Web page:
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Sexual assault in Austin gets a face

Friday, July 27, 2018 by Jessi Devenyns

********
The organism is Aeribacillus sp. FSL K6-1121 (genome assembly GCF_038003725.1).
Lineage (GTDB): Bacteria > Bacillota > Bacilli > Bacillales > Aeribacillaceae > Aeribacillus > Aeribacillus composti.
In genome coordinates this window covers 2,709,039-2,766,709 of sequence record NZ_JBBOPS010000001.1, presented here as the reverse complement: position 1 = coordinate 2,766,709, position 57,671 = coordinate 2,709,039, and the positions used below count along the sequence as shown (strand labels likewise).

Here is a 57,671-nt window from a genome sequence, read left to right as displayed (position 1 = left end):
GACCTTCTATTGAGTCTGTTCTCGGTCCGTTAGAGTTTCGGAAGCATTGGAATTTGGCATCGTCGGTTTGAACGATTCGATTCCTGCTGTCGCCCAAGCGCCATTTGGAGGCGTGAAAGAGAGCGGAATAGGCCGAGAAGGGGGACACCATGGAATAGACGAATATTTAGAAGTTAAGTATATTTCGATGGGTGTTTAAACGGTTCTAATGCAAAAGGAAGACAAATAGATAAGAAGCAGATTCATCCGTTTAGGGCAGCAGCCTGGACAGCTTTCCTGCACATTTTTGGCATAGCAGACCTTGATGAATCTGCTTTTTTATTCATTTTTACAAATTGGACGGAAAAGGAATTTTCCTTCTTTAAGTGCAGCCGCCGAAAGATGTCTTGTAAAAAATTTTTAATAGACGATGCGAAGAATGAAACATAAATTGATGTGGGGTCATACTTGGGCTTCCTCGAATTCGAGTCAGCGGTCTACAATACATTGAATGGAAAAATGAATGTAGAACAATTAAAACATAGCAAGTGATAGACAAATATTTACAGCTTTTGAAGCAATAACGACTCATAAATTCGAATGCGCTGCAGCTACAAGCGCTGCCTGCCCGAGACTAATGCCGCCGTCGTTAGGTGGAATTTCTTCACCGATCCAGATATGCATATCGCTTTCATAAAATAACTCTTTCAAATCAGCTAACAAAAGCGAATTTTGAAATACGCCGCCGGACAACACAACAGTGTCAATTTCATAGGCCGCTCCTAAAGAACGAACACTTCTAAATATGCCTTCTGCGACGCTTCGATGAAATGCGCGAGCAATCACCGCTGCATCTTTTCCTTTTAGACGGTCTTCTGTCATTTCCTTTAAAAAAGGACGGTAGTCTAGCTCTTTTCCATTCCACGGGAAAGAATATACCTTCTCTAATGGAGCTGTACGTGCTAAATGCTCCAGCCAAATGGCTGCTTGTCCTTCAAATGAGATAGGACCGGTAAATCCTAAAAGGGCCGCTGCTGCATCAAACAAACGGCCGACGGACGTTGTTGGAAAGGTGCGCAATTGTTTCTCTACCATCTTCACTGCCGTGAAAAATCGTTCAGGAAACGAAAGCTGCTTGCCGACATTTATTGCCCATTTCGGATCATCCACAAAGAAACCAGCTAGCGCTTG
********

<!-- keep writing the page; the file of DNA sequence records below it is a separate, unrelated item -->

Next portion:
Sexual assault is not sufficiently studied, Kristen Lenau, SAFE response coordinator and Sexual Assault Response and Resource Team coordinator, told the Public Safety Commission at its July 2 meeting. In an effort to correct that, she, along with the Austin Police Department, worked with a three-year grant from the Department of Justice’s Office on Violence Against Women to conduct a study on sexual assault in Austin and Travis County. Although the sample size was small, the findings were big. Of those who participated, 51 were professionals who dealt with sexual assault cases – counselors, law enforcement, attorneys – and 24 were survivors of assault. “Actually, I feel pretty good about 24 considering there’s not much research in this area,” said Lenau. “There’s still so much stigma for victims coming forward.” According to the professionals, 94 percent do not believe the law addresses sexual assault adequately. At a more granular level, 40 percent of professionals said that “immigrants and undocumented survivors are the most underserved in this community,” according to Lenau. Regardless of the community they are serving, 59 percent of professionals said that access to funding and resources presented the biggest challenge to them offering satisfactory aid; two-thirds of them said that they did not have enough time with current staffing to complete their workloads. However, despite the lack of resources, 75 percent of interviewed survivors felt believed by the people investigating their case. According to Liz Donegan, a retired APD sergeant who led the Sex Crimes Unit for nine years, with sexual assault cases, the credibility of the victim is challenged from the moment that they report. Although there are many gaps when it comes to addressing sexual assault in Austin, Lenau told the commission that the greatest need that Austin’s SARRT has is for staffing. “We’re seeing huge numbers of people coming forward and even more with the #MeToo movement,” she explained. “We want our professionals to keep up.”

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